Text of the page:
This reading is consistent with this Court’s prior decisions. The Court has interpreted safe-berth clauses as providing a limit on the “right to select a dock.” Mencke v. Cargo of Java Sugar, 187 U. S. 248, 253 (1902); see also The Gazelle and Cargo, 128 U. S. 474, 485–486 (1888) (holding that the right of selection is limited by the terms of the contract). And it has concluded that, if a charterer selects a place of discharge that cannot be safely reached, the charterer is liable for lighterage expenses. Mencke, 187 U. S., at 253–254.

 Thus, under the plain language of the safe-berth clause, the vessel master has a duty of discharge and right of refusal, while the charterer has a right of selection and duty to pay for lighterage.

B

 The majority does not disagree that the safe-berth clause confers these duties and rights. Quite the opposite. It recognizes our precedents as embracing this understanding. Ante, at 11. The majority concludes, however, that in addition to the rights of selection and refusal, the language of the safe-berth clause “unambiguously” establishes a warranty of safety by the charterer. Ante, at 15. With this, I cannot agree.

1

 The majority first concludes that the safe-berth clause contains an “express prescription of a warranty of safety.” Ante, at 11; see also ante, at 6. This assertion finds no support whatsoever in the plain language of the clause.

 First of all, the contract between Star and CARCO contains no express warranty of safety by the charterer, though the parties repeatedly used express language to create warranties elsewhere in the contract. See Addendum to Brief for Petitioners 26a (“Charterer’s warrant . . .”), 30a (“Owners warrant . . .”), ibid. (“Owner warrants . . .”), 31a (“Owner warrants . . .”), 41a (“Owner warrants . . .”), 42a (“Owner warrants . . .”), 43a (“Owner warrants . . .”), 44a (“Owner warrants . . .”), 45a (“Owner warrants . . .”). In contrast, they did not state that the charterer “warrants” the safety of the place of discharge in the safe-berth clause. As the majority obliquely recognizes—when trying to rebut a different argument—“[t]hat omission is particularly notable in context: Where the parties intended to [create warranties] elsewhere in the charter party, they did so expressly.” Ante, at 9. “That the parties did not do so in the safe-berth clause specifically is . . . proof that they did not intend for such a . . . limitation to inhere impliedly.” Ante, at 9–10.2

 But even setting aside this evidence of the parties’ intent (as the majority does), the safe-berth clause contains no language that can be construed to create a warranty of safety. Nor does the clause so much as suggest that the charterer  is liable for all damages arising out of unsafe port conditions. In fact, the trade association that promulgated the ASBATANKVOY form used in this case specifically acknowledged that the language of “the clause does not specify whether the charterer absolutely warrants the safety of the berth.” Brief for Maritime Law Association of the United States and the Association of Ship Brokers & Agents (USA) Inc. as Amici Curiae on Pet. for Cert. 19 (emphasis added).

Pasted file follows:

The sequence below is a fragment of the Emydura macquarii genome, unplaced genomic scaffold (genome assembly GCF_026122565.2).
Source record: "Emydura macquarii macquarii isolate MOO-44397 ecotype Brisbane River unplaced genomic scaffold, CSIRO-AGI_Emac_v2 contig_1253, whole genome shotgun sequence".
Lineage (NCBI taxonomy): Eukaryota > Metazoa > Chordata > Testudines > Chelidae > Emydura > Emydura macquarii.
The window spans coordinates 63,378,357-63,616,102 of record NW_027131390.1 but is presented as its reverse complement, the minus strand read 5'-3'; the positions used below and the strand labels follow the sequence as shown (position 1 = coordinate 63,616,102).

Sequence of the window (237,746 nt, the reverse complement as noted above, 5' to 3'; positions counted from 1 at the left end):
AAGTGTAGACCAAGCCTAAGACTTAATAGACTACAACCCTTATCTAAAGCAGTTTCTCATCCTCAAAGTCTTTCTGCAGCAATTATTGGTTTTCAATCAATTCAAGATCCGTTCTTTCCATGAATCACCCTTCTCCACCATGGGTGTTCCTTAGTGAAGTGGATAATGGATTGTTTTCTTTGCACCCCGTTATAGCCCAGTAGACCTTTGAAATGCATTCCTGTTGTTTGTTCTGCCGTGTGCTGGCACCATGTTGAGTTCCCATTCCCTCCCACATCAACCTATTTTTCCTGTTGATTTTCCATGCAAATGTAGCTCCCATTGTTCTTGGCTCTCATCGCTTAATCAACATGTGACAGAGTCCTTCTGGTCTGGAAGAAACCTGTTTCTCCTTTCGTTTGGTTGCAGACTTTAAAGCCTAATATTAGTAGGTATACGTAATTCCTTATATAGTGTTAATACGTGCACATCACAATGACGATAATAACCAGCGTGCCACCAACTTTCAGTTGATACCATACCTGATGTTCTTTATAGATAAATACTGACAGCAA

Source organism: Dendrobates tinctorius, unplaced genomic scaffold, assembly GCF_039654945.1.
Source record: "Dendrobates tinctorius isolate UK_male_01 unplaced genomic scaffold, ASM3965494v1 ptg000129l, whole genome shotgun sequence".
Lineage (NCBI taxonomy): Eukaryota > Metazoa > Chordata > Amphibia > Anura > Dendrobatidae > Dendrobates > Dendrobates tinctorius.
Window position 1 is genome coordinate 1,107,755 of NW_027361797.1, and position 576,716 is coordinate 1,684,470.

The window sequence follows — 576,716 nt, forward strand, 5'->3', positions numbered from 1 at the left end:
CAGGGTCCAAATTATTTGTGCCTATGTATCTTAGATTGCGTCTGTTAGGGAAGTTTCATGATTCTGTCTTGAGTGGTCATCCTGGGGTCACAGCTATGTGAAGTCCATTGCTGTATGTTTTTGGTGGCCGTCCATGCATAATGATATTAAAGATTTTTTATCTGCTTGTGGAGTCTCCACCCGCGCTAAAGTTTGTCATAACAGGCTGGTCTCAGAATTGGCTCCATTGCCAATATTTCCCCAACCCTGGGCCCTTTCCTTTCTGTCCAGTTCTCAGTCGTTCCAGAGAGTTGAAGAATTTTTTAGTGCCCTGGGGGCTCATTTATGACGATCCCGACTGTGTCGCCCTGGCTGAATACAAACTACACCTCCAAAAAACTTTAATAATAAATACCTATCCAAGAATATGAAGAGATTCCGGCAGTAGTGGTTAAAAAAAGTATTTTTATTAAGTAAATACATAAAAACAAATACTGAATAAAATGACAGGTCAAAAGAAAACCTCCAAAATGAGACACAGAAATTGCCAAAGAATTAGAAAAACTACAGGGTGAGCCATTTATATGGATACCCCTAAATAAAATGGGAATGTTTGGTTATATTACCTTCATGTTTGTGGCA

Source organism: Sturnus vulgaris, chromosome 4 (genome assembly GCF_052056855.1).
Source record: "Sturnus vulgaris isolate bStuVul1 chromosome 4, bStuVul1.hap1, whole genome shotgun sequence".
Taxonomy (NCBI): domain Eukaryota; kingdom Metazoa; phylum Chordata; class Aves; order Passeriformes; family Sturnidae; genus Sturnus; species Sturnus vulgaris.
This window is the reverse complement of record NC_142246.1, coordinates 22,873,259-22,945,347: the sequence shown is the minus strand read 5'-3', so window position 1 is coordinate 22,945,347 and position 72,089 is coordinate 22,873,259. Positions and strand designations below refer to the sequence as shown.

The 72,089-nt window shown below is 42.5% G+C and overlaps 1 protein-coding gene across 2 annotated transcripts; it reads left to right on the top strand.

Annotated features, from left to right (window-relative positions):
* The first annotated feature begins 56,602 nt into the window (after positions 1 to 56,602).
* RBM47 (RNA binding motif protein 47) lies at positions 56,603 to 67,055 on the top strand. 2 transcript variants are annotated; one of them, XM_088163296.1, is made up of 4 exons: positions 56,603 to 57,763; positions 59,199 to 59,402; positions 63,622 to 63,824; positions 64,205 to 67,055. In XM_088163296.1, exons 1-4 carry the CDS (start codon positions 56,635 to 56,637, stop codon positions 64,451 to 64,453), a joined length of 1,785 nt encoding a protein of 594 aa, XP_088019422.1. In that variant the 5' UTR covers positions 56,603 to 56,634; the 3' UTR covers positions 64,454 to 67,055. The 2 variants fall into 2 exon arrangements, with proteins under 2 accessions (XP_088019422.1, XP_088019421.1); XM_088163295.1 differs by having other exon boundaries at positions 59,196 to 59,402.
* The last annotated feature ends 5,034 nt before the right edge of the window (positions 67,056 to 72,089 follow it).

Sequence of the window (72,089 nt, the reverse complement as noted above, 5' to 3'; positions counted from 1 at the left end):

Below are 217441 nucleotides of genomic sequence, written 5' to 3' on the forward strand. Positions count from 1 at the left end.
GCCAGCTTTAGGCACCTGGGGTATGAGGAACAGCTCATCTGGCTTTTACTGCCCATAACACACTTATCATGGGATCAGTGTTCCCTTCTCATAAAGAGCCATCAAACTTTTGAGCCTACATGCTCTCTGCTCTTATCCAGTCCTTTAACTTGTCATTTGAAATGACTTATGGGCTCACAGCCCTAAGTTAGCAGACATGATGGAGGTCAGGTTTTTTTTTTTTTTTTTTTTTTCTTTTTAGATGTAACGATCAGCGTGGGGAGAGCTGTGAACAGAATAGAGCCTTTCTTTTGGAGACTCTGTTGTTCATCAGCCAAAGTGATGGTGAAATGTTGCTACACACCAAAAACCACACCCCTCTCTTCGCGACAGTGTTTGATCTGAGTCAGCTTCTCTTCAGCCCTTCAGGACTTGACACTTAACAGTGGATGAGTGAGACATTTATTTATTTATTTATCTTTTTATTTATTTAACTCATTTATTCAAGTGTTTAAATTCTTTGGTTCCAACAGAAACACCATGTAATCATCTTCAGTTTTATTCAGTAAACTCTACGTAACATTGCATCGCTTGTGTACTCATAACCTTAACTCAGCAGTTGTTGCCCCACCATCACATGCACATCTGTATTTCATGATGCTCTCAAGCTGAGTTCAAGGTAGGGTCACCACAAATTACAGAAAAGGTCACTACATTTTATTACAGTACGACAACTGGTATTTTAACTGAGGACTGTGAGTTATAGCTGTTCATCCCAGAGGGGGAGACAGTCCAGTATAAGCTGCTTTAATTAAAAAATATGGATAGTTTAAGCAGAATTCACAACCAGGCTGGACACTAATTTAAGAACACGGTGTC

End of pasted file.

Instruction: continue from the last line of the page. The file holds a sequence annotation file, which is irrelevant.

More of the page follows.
Notwithstanding this, the majority states that the clause “requires the charterer to designate a ‘safe’ berth” and that requirement “binds the charterer to a warranty of safety.” Ante, at 6. But certainly not every obligation in a contract is a warranty. See Brooks, Tarlton, Gilbert, Douglas & Kressler v. United States Fire Ins. Co., 832 F. 2d 1358, 1375, n. 14 (CA5 1987). Parties often agree to obligations that govern only their conduct without making any assurances as to an ultimate result. For example, “[a] promise to repair parts of [a] powertrain for six years is a promise that the manufacturer will behave in a certain way, not a warranty that the vehicle will behave in a certain way.” Cosman v. Ford Motor Co., 285 Ill. App. 3d 250, 257, 674 N. E. 2d 61, 66 (1996). The majority does not confront, or even acknowledge, this distinction. Instead, it indifferently conflates a duty to take a certain action—“designat[e]” a wharf understood to be safe—with a warranty guaranteeing a certain result—the ultimate safety of the berth.3

 By conflating an action with an outcome, the majority converts every obligation tangentially related to safety into a warranty of safety. Consider the contract in this case, for example. If the language stating that the charterer “shall  . . . designat[e] and procur[e]” a “safe place or wharf ” creates a warranty of safety, then so does the language stating that “[t]he vessel shall load and discharge at [a] safe place or wharf.” Addendum to Brief for Petitioners 8a. There is no textual reason that an obligation to “designat[e]” is  any different from an obligation to “discharge.” Ibid. And policy-based rationalizations cannot justify a distinction because “[n]either tort principles nor policy objectives . . . override the safe-berth clause’s unambiguous meaning.” Ante, at 14. Thus, employing the majority’s approach, the safe-berth clause contains two competing warranties of safety—one from the charterer and one from the vessel master—that could impose conflicting obligations.4 Courts typically avoid construing contracts in such a manner. See Mastrobuono v. Shearson Lehman Hutton, Inc., 514 U. S. 52, 64 (1995) (rejecting an interpretation that the Court believed “se[t] up . . . two clauses in conflict with one another”); United States v. Pielago, 135 F. 3d 703, 710 (CA11 1998) (“It is a cardinal principle of contract law that no term of a contract should be construed to be in conflict with another unless no other reasonable construction is possible”).  Setting aside this contract, the majority makes no attempt to limit its expansive interpretive approach or provide the barest of explanation as to why all obligations that involve the word “safe” should not be construed as warranties of safety.